In Germany, we want half of our students to go abroad for at least six month to broaden their experience. In Europe, research is done with a minimum of three partner countries involved. Slovenia would cut itself from international research and markets if it stays away from participation. This means allowing also English teaching, mutual recognition of curricula and cooperation in applied sciences. Last year, your Minister for Education, Maja Makovec Brenčič, signed an agreement to support travel by researchers in order to link in with European research and to result in EU research money for Slovenia. We did our best to support the application of Koper University for a significant EU project in wood research with the Fraunhofer-Institute Germany, which might bring more value added to the wood industry in Slovenia. The University of Ljubljana has signed a cooperation agreement with the Technical University of Berlin, a good sign for students and for start-ups. Furthermore, the technical-oriented University of Cottbus-Senftenberg signed an agreement in 2016 and identified areas for cooperation which also involves industry.
More than a million migrants and refugees have crossed into Europe since 2015. How do you perceive the global talent migration and what challenges does it bring, especially for young countries such as Slovenia?
The global talent migration is not a new phenomenon. In Germany we see a lot of talented researchers leaving for the United States, but we also see them coming back at a later stage. We have a lot of migrants in Germany and other European countries who have integrated well. Migration is different from seeking refuge for a short period. Shelter for them is mostly given in neighbouring countries to war zones. If these camps can no longer cope with the numbers, we have to help. However, if refugees turn into migrants who want to stay, they have to undergo special training in Germany. The German government has just decided to create a new integration law which facilitates this.
For a young country, which has a diminishing population, migration could be seen as an opportunity. I see, in that respect, that Slovenes are prepared to receive families in need and that parishes and municipalities are contributing. With a European solution, only a manageable number of migrants arrive in a safe and orderly way.
Art is a universal language and another field in which Germany and Slovenia have cooperated in a number of projects. Which projects do you find especially meaningful?
I admire the founders, Etko Tutta and Klemen Brun, of the idea "Art Embassies-Art Circle" combining with the wine cellars in Goriška Brda region already 20 years ago. We started an Art Embassy with the Ščurek wine cellar three years ago. The mayor of Nova Gorica, Matej Arčon, proposed the contact with Etko Tutta. We invited three German artists, for the third year, to come here for a week to stay with the Ščurek-family. This year on 3 June, we joined hands with other embassies by organising an exhibition in Vila Vipolže which will be shown until 3 October. Together with the Goriška Brda Tourist Board, Vila Vipolže, the Art Embassy-Art Circle, local wine producers, restaurants and the sponsors, we organised the exhibition opening with wine, food and music for about 500 people In addition to the German and Polish embassies, the embassies of Slovakia, Japan, China, Great Britain, Spain and Russia also contributed. Japanese and Chinese artists have come to Slovenia for the first time, some combining the visit with the Bienale in Venice. I am sure the project will contribute to the spirituality and uniqueness of this wonderful region. Hopefully, it will also bring new business to the region and for the artists in the years to come. For sure, the fame of the region will rise.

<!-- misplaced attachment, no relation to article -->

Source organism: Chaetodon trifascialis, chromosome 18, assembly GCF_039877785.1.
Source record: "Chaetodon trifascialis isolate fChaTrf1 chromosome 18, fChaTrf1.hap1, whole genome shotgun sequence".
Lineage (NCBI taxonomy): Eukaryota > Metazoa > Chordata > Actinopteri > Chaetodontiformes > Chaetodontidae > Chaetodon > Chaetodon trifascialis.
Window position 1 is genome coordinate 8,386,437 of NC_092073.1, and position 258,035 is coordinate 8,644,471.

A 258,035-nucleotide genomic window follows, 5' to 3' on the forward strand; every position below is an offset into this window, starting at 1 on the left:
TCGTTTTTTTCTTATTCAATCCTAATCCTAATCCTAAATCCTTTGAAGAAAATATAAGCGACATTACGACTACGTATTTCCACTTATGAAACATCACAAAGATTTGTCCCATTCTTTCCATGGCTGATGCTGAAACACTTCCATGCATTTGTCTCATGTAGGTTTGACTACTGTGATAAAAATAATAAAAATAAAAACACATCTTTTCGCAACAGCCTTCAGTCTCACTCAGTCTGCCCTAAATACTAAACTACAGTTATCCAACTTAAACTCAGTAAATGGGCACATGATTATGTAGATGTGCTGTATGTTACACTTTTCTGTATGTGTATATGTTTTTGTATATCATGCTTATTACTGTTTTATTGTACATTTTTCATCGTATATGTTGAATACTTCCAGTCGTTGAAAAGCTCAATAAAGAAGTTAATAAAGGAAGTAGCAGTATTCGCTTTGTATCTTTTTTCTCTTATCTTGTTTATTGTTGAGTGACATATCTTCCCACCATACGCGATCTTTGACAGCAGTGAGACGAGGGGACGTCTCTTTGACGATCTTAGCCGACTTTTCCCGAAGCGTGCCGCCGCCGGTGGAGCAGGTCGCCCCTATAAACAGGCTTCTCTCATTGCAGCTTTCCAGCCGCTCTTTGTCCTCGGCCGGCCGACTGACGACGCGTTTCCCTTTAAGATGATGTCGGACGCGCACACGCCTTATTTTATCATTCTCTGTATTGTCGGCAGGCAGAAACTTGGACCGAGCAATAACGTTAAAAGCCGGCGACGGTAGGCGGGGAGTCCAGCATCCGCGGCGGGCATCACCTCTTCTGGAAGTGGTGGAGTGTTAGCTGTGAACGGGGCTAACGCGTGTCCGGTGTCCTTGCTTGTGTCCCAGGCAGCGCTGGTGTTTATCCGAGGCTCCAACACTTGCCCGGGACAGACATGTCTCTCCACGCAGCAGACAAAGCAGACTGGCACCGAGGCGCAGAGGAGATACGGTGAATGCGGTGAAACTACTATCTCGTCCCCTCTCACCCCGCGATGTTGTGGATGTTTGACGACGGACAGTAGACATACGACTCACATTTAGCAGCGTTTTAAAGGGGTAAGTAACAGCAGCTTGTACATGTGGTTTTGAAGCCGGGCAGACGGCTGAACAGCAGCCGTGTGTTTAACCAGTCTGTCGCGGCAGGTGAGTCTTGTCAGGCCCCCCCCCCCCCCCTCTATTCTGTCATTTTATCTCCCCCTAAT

This summer you will finish your mandate as German Ambassador to Slovenia. How will you remember your mission here and will you visit Slovenia in the future?
I felt at home here, shared the same sense of humor and interests as many people that I met. I felt a part of your society. I admire deeply the cultural life and the feeling for a balanced life in combination with the will to do something special, be it special food or wine or special airplanes or designs. You can be sure that I will come back. My home is where my friends are and there are a few friends to whom I will stay connected, regardless of where I live. I will become the German Ambassador to Australia this summer. The challenge for the future in Germany and here will be how to integrate the necessary changes into a stable life and preserve a beautiful and balanced country without missing the chance and need for progress and the right answer to the next crises. This is the challenge of our life.